Predisposing factors for GABHS bacteremia in children include varicella, leukemia, and conditions that compromise the integument.4 Post-varicella GABHS has a well-documented association with necrotizing fasciitis and toxic shock. It has recently been reported as a causative organism in epiglottitis.5
The incidence of epiglottitis and Hib disease has declined dramatically since the introduction of the Hib vaccine in 1988.6 Before the vaccine, 80% of epiglottitis was caused by Hib. Introduction of this vaccine has made epiglottitis a rare entity.7Epiglottitis is a rapidly evolving disease with a median prodrome of 17 hours and blood culture proven bacteremia in 79%.7 It manifests with respiratory distress, fever, and a toxic appearance. An artificial airway is required in >75% of cases.7
When epiglottitis is suspected, current pediatric emergency texts recommend minimal patient stimulation and visualization of the epiglottitis in a controlled environment (operating room) by physicians highly skilled in airway management (anesthesiologists and surgeons).8 Agitation of the patient may lead to complete airway obstruction. Although soft tissue films of the lateral neck are often used to evaluate suspected epiglottitis, they require precious time and an attendant with the ability and equipment to provide definitive airway management should airway obstruction occur. Nasopharyngoscopy by the otolaryngologist was used effectively and safely in this case of a toxic-appearing child with suspected epiglottitis to quickly and noninvasively evaluate the airway in the trauma bay. However, a cricothyrotomy kit was available and all aggressive airway visualization and management procedures occurred in the operating room.
Unsuccessful intubation and bronchoscopy coupled with difficult mask ventilation in our patient with varicella induced ulceration of the posterior pharyngeal wall may have caused the extensive subcutaneous air demonstrated by CT scan. Whether this initiated or facilitated the spread of the necrotizing fasciitis is uncertain.
The association of post-varicella necrotizing fasciitis and GABHS is being documented more frequently.9–11 The mean duration of varicella exanthem before secondary symptoms of necrotizing fasciitis is 3 to 4 days.9 ,11 After this time, children will present with persistent or recurrent fever >38.5°C, erythema, focal pain, and localized tissue swelling. Admission leukocyte counts are typically elevated but may be normal. A bandemia is usually present. Hypotension and tachycardia are common; 36% will require fluid resuscitation and inotropic support for the treatment of streptococcal toxic shock.11 Mortality is typically cited as between 20% and 50%.12 Urgent surgical debridement may reduce mortality and morbidity.13
Streptococcal toxic shock is mediated by the GABHS antiphagocytic antigens (M-proteins) and pyrogenic exotoxins. The rapid growth of GABHS can result in a stationary growth phase rendering penicillin ineffective when innocula exceeds 107organisms/mm3.14 These conditions are only reached in abscess cavities, necrotizing fasciitis, and overwhelming sepsis. Clindamycin is perhaps the ideal antibiotic choice, because it is not effected by innoculum size and covers possible concomitant anaerobic infection. Clindamycin also enhances penicillin killing of GABHS and has been shown to suppress both the expression of the cell-surface M protein and extracellular toxin formation.14 The treatment of necrotizing fasciitis mandates urgent operative debridement with survivors requiring an average of 3.8 operations.15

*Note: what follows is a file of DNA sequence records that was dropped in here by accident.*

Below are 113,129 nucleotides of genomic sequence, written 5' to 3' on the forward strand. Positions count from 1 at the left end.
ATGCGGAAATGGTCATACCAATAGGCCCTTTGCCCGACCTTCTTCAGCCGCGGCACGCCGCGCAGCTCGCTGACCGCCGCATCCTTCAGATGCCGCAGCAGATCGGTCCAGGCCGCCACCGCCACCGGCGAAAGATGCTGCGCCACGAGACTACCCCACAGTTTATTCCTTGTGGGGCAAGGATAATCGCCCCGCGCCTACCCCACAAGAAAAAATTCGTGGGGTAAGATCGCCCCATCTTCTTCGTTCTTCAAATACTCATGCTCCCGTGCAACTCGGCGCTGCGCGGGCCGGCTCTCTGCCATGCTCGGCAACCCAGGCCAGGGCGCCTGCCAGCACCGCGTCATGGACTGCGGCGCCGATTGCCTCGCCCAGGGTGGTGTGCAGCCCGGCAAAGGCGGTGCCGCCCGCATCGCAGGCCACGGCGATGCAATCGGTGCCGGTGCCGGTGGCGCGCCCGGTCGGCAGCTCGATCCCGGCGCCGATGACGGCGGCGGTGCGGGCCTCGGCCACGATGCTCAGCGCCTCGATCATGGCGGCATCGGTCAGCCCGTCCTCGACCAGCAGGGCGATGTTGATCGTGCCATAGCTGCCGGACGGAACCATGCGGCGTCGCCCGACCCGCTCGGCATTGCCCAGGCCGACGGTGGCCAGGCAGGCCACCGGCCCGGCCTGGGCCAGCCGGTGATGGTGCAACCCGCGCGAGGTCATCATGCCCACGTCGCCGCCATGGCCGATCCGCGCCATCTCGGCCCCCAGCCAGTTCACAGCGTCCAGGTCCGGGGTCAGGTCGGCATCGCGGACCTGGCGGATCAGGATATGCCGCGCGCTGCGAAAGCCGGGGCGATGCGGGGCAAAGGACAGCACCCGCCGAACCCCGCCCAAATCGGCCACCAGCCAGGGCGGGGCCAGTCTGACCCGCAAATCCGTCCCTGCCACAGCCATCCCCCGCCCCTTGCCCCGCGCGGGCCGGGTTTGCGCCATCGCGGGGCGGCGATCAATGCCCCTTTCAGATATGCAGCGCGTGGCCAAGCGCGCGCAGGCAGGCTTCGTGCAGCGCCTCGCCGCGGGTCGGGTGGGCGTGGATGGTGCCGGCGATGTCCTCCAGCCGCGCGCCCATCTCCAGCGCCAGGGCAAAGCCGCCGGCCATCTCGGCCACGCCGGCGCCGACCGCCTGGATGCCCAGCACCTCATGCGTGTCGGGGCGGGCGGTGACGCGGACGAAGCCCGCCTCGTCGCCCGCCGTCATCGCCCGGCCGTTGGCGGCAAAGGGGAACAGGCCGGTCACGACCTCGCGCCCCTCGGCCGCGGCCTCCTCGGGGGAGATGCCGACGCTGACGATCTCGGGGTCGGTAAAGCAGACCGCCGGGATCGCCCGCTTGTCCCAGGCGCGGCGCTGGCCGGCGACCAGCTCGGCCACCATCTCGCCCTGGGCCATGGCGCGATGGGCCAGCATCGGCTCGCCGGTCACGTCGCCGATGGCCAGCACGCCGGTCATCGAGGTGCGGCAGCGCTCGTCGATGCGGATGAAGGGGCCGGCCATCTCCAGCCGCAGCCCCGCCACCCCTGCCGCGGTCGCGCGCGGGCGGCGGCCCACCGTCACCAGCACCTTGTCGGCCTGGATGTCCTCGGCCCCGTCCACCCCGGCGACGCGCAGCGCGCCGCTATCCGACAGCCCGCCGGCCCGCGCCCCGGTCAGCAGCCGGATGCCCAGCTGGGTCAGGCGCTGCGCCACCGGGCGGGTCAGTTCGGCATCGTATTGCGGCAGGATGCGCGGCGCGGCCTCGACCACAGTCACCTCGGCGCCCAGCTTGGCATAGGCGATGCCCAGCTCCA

This case illustrates several key points. Nasopharyngoscopy has provided the means to diagnose the difficult airway quickly and noninvasively. Management of the difficult airway is performed best in the operating room. The presence of fever, pain, and signs of infection in children with varicella exanthem of 3 to 4 days' duration warrants urgent evaluation. The use of clindamycin to treat GABHS and immediate operative intervention in necrotizing fasciitis is strongly recommended. Lastly, the varicella vaccine, with a 98% seroconversion rate, may prevent complications of varicella by eliminating the primary infection. It may ultimately prove as far reaching as the Hib vaccine in mediating epiglottitis.16
- Received June 22, 1999.
- Accepted August 17, 1999.
Reprint requests to (C.L.S.) Department of Pediatric Otolaryngology, Children's Hospital, 1056 E 19th Ave, Denver, CO 80218. E-mail:
- Shreck P,
- Shreck P,
- Bradley J,
- Chambers H
- ↵Fleisher GR. Infectious diseases emergencies. In: Fleisher GR, Ludwig S, eds. Textbook of Pediatric Emergency Medicine. 3rd ed. Baltimore, MD: Williams & Wilkins; 1993:617–621
- Johnson CE,
- Stancin T,
- Fattlar D,
- Rome LP,
- Kumar ML
- Copyright © 2000 American Academy of Pediatrics